O&P Library > Orthotics and Prosthetics > 1979, Vol 33, Num 4 > pp. 49 - 50

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Technical Note: Growth Extensions and Adjustments in Childrens Polypropylene Ankle-Foot Orthoses

Peter J. DiMeglio, C.P.O. 
Mark Taylor, C.O. 
Charles Thomas, assistant 
Jim Merchand, assistant 

For the past five to seven years the use of polypropylene in orthotics has grown enormously in our community. Parents, patients, and medical staffs have, in the main, accepted the change to plastics for their orthotic needs. Less weight and improved cosmesis have been the two most positive factors for acceptance.

The one negative factor with this newer type of orthosis has been lack of adjustability for growth. Many orthoses have been discarded prematurely because adjustments for growth are not possible while adequate, comfortable support is maintained.

We have dealt with this factor for quite some time, and have developed a few procedures that may help alleviate some of these problems.

The ability to continue use of the original orthosis necessarily depends on the growth rate of each patient, and even with the conventional orthosis, periodic evaluation is necessary to determine the advisability of a replacement.

Growth problems occur first at the anterior area of the sole. When the trimline is posterior to the metatarsal heads by a considerable amount, the orthosis tends to dig into the tissue during heel contact, causing an uncomfortable ridge to form behind the metatarsal area; later, the development of the calcaneal area prevents a proper fit because the patient's foot will not seat properly into the heel of the orthosis. When this situation occurs with an orthosis that has been designed to provide medial-lateral ankle stability, the forces become inadequate, and the patient complains of pressure posterior to the malleolus area; the proximal edge of the orthosis then drops below the fibular head and digs into the muscle belly of the gastrocnemius, causing a ridging and digging in the calf area.

To prevent or delay these problems we have altered our fabrication techniques. When fitting an ankle-foot orthosis on a small child where the probability is great that he or she will be a long term user the orthosis, it is lined throughout with Plastizote or a similar material which may be removed and replaced with a thinner liner as the patient grows, which, in turn, is eventually removed and the patient wears the orthosis with no liner.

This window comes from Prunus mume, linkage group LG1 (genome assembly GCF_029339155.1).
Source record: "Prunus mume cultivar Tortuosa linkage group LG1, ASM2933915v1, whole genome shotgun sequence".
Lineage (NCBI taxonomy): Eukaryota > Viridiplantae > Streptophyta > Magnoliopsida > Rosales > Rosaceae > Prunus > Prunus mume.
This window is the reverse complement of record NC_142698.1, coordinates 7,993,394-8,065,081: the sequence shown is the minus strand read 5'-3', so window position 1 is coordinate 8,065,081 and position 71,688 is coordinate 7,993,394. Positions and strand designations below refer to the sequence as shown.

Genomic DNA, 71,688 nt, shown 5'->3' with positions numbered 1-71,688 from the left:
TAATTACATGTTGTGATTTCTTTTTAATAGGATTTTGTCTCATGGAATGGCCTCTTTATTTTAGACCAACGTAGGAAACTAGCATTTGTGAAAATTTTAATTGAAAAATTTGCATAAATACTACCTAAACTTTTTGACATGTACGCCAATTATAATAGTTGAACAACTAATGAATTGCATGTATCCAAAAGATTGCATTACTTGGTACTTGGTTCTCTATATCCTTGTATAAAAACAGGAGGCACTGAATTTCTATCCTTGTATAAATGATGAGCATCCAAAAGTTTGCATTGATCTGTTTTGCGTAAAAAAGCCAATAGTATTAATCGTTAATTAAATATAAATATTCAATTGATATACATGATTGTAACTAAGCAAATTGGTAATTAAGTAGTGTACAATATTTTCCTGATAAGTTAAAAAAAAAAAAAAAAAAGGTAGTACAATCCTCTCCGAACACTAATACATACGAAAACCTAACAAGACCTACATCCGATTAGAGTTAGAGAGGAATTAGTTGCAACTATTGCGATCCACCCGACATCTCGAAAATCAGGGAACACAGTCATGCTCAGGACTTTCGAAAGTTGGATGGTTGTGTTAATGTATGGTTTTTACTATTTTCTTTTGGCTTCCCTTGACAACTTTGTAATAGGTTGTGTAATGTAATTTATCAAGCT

This procedure allows for the growth and development of the foot without flaring the sides of the orthosis and sacrificing some stability of the ankle. The modifications need to be exact and buildups are kept to a minimum in order to reduce excessive bulkiness, especially for smaller children.

We have prevented the pressure behind the metatarsal heads by attaching a plastic extension that comes up under the metatarsal heads where normal trim lines would be. These extensions can be attached either in the forefoot area of the orthosis or may run the entire length of the orthosis sole, back to the heel.

To solve the linear growth problems, two designs have been used. Our aim is to keep the proximal area of the orthosis distal to the fibular head to provide comfortable and adequate support by applying extension bars to the lateral sides of the orthosis. Also a single posterior extension bar can be used for the same purpose (Fig. 1 and Fig. 2 ). Another design is used by overlapping the plastic in the calf area during fabrication allowing extension proximally in this area, according to patient growth.

This paper is designed only to familiarize the orthotist with some of our efforts to solve the complex growth problems presented to us by these young patients. We know that there are many ways to solve these problems and hope that fellow practitioners will share their experiences and ideas with those of us who are in the field of orthotics.

O&P Library > Orthotics and Prosthetics > 1979, Vol 33, Num 4 > pp. 49 - 50

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